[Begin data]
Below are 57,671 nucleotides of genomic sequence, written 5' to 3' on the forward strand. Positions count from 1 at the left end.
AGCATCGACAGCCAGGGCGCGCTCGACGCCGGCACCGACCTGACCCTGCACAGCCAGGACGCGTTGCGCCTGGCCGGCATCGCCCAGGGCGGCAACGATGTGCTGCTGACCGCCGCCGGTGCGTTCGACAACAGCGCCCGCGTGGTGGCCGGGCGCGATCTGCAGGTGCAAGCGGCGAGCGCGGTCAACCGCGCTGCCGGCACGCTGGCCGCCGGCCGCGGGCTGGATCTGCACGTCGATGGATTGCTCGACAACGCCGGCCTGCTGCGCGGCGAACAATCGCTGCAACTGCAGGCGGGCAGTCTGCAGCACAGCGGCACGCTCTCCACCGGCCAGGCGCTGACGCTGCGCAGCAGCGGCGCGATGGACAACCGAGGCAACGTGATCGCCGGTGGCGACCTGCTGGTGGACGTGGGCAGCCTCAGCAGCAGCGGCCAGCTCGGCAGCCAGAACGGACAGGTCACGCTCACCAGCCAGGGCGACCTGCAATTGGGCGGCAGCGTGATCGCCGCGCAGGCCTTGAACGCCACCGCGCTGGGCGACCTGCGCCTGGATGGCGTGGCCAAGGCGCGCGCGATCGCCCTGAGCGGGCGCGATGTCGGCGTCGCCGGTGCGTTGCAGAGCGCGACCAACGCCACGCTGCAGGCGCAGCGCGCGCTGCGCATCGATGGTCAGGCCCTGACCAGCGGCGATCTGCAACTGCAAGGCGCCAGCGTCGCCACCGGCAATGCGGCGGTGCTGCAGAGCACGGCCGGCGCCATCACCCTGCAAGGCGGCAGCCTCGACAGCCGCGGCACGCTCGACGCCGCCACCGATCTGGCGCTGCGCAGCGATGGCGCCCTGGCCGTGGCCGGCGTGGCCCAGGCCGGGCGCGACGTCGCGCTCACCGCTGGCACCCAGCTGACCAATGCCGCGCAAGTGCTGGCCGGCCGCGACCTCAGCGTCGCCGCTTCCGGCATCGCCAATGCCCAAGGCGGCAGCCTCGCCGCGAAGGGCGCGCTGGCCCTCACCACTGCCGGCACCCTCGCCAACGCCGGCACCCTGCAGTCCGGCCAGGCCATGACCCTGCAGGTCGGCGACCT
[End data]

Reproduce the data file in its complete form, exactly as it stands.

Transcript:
Below are 57,671 nucleotides of genomic sequence, written 5' to 3' on the forward strand. Positions count from 1 at the left end.
AGCATCGACAGCCAGGGCGCGCTCGACGCCGGCACCGACCTGACCCTGCACAGCCAGGACGCGTTGCGCCTGGCCGGCATCGCCCAGGGCGGCAACGATGTGCTGCTGACCGCCGCCGGTGCGTTCGACAACAGCGCCCGCGTGGTGGCCGGGCGCGATCTGCAGGTGCAAGCGGCGAGCGCGGTCAACCGCGCTGCCGGCACGCTGGCCGCCGGCCGCGGGCTGGATCTGCACGTCGATGGATTGCTCGACAACGCCGGCCTGCTGCGCGGCGAACAATCGCTGCAACTGCAGGCGGGCAGTCTGCAGCACAGCGGCACGCTCTCCACCGGCCAGGCGCTGACGCTGCGCAGCAGCGGCGCGATGGACAACCGAGGCAACGTGATCGCCGGTGGCGACCTGCTGGTGGACGTGGGCAGCCTCAGCAGCAGCGGCCAGCTCGGCAGCCAGAACGGACAGGTCACGCTCACCAGCCAGGGCGACCTGCAATTGGGCGGCAGCGTGATCGCCGCGCAGGCCTTGAACGCCACCGCGCTGGGCGACCTGCGCCTGGATGGCGTGGCCAAGGCGCGCGCGATCGCCCTGAGCGGGCGCGATGTCGGCGTCGCCGGTGCGTTGCAGAGCGCGACCAACGCCACGCTGCAGGCGCAGCGCGCGCTGCGCATCGATGGTCAGGCCCTGACCAGCGGCGATCTGCAACTGCAAGGCGCCAGCGTCGCCACCGGCAATGCGGCGGTGCTGCAGAGCACGGCCGGCGCCATCACCCTGCAAGGCGGCAGCCTCGACAGCCGCGGCACGCTCGACGCCGCCACCGATCTGGCGCTGCGCAGCGATGGCGCCCTGGCCGTGGCCGGCGTGGCCCAGGCCGGGCGCGACGTCGCGCTCACCGCTGGCACCCAGCTGACCAATGCCGCGCAAGTGCTGGCCGGCCGCGACCTCAGCGTCGCCGCTTCCGGCATCGCCAATGCCCAAGGCGGCAGCCTCGCCGCGAAGGGCGCGCTGGCCCTCACCACTGCCGGCACCCTCGCCAACGCCGGCACCCTGCAGTCCGGCCAGGCCATGACCCTGCAGGTCGGCGACCT